Study casts doubt on plans to scale up preterm birth treatment in low resource settings
A study by a National Institutes of Health research network calls into question plans to increase access to steroid treatment for pregnant women in low resource settings at high risk for preterm birth. The study concluded that the treatment—a standard, life-saving practice in high income countries such as the United States—could potentially cause harm in low resource settings where many births take place outside the advance care hospitals that are standard in high income countries.
The researchers are uncertain as to why the therapy did not offer the clear benefit in the low income countries that it provides to preterm infants in high income countries. Potential reasons range from some unknown aspects of the intervention itself—the methods the researchers devised to teach local birth attendants how to administer the drug outside hospital settings—to the possibility that, despite enhanced lung function, preterm infants may simply be in greater need of the advanced hospital care common in high income countries.
The steroid therapy works by triggering the lungs of a preterm infant to mature so that he or she can absorb oxygen. The treatment has been proven to increase the survival rate of preterm infants in high and middle income countries. Steroid treatment is routinely prescribed to women at risk of giving birth before the 34th week of pregnancy in the United States and in other high income countries. Because of its proven effectiveness in the high income countries, health care workers have begun efforts to increase access to women in low resource settings in low and middle income countries. Many health experts have called for increasing access to the drug so that it is routinely provided in underdeveloped countries as well. The study was undertaken as a test to determine the feasibility of providing the treatment in low resource settings.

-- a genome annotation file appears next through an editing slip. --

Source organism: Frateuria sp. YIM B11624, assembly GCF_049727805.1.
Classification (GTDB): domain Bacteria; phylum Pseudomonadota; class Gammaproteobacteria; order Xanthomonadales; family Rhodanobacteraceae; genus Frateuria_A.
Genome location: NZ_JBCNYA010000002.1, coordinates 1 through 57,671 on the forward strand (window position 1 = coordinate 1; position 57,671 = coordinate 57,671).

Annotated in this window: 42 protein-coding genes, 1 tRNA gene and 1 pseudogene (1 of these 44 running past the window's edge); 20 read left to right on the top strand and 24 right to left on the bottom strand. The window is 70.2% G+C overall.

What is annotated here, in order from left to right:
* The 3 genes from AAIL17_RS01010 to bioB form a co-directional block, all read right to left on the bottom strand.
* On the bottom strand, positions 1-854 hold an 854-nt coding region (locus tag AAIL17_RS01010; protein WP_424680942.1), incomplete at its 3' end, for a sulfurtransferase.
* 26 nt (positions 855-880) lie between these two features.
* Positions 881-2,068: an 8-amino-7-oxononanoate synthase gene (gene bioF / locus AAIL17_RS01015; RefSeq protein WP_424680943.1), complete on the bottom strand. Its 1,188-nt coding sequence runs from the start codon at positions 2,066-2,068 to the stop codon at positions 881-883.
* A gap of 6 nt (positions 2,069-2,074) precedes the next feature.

For the study they conducted in low resource settings, the researchers devised an intervention to teach local birth attendants how to identify women who might benefit and to provide the drug to women who frequently deliver without the advanced hospital care facilities that are common in higher income countries.
The study enrolled women considered at risk for preterm birth, in several countries in Africa, Asia and Central and South America.
Compared to a control group, there was no difference in survival rates among infants considered to have been born preterm, regardless of whether or not their mothers took part in the intervention, the study found. Moreover, combined death rates for infants born to all of the women in the intervention group were slightly higher, as was the mothers' rate of post-birth infection.
"Many public health experts had believed steroid therapy before birth would save as many lives in low resource settings as it does in high income countries," said study author Marion Koso-Thomas, M.D., M.P.H., pediatrician and medical officer in the Pregnancy and Perinatology Branch at NICHD. "These results are extremely disheartening, but they underscore the critical importance of studying even an established treatment before introducing it to a new setting."